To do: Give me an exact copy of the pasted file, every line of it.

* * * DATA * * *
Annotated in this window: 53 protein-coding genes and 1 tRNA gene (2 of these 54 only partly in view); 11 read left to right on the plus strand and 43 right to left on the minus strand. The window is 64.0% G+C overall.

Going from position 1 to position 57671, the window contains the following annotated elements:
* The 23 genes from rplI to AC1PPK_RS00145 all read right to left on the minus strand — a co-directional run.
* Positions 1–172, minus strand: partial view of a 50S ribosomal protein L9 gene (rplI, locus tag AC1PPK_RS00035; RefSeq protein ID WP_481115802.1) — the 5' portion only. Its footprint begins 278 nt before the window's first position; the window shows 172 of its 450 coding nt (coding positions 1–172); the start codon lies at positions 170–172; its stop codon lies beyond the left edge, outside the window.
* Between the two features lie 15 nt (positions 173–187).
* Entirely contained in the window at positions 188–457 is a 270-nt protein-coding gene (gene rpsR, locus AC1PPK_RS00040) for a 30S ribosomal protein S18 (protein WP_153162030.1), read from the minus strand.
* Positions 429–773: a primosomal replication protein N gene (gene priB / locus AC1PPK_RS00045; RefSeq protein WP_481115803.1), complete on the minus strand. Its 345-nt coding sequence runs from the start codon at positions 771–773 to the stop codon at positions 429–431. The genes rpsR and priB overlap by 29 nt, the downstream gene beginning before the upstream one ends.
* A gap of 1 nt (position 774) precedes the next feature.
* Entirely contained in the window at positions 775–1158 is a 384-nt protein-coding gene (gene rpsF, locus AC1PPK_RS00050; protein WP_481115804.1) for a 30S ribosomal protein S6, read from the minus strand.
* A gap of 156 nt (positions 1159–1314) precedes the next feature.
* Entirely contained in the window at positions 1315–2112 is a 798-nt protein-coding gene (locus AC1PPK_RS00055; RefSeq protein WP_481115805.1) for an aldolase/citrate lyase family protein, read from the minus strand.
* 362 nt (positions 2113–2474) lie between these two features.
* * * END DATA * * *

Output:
Annotated in this window: 53 protein-coding genes and 1 tRNA gene (2 of these 54 only partly in view); 11 read left to right on the plus strand and 43 right to left on the minus strand. The window is 64.0% G+C overall.

Going from position 1 to position 57671, the window contains the following annotated elements:
* The 23 genes from rplI to AC1PPK_RS00145 all read right to left on the minus strand — a co-directional run.
* Positions 1–172, minus strand: partial view of a 50S ribosomal protein L9 gene (rplI, locus tag AC1PPK_RS00035; RefSeq protein ID WP_481115802.1) — the 5' portion only. Its footprint begins 278 nt before the window's first position; the window shows 172 of its 450 coding nt (coding positions 1–172); the start codon lies at positions 170–172; its stop codon lies beyond the left edge, outside the window.
* Between the two features lie 15 nt (positions 173–187).
* Entirely contained in the window at positions 188–457 is a 270-nt protein-coding gene (gene rpsR, locus AC1PPK_RS00040) for a 30S ribosomal protein S18 (protein WP_153162030.1), read from the minus strand.
* Positions 429–773: a primosomal replication protein N gene (gene priB / locus AC1PPK_RS00045; RefSeq protein WP_481115803.1), complete on the minus strand. Its 345-nt coding sequence runs from the start codon at positions 771–773 to the stop codon at positions 429–431. The genes rpsR and priB overlap by 29 nt, the downstream gene beginning before the upstream one ends.
* A gap of 1 nt (position 774) precedes the next feature.
* Entirely contained in the window at positions 775–1158 is a 384-nt protein-coding gene (gene rpsF, locus AC1PPK_RS00050; protein WP_481115804.1) for a 30S ribosomal protein S6, read from the minus strand.
* A gap of 156 nt (positions 1159–1314) precedes the next feature.
* Entirely contained in the window at positions 1315–2112 is a 798-nt protein-coding gene (locus AC1PPK_RS00055; RefSeq protein WP_481115805.1) for an aldolase/citrate lyase family protein, read from the minus strand.
* 362 nt (positions 2113–2474) lie between these two features.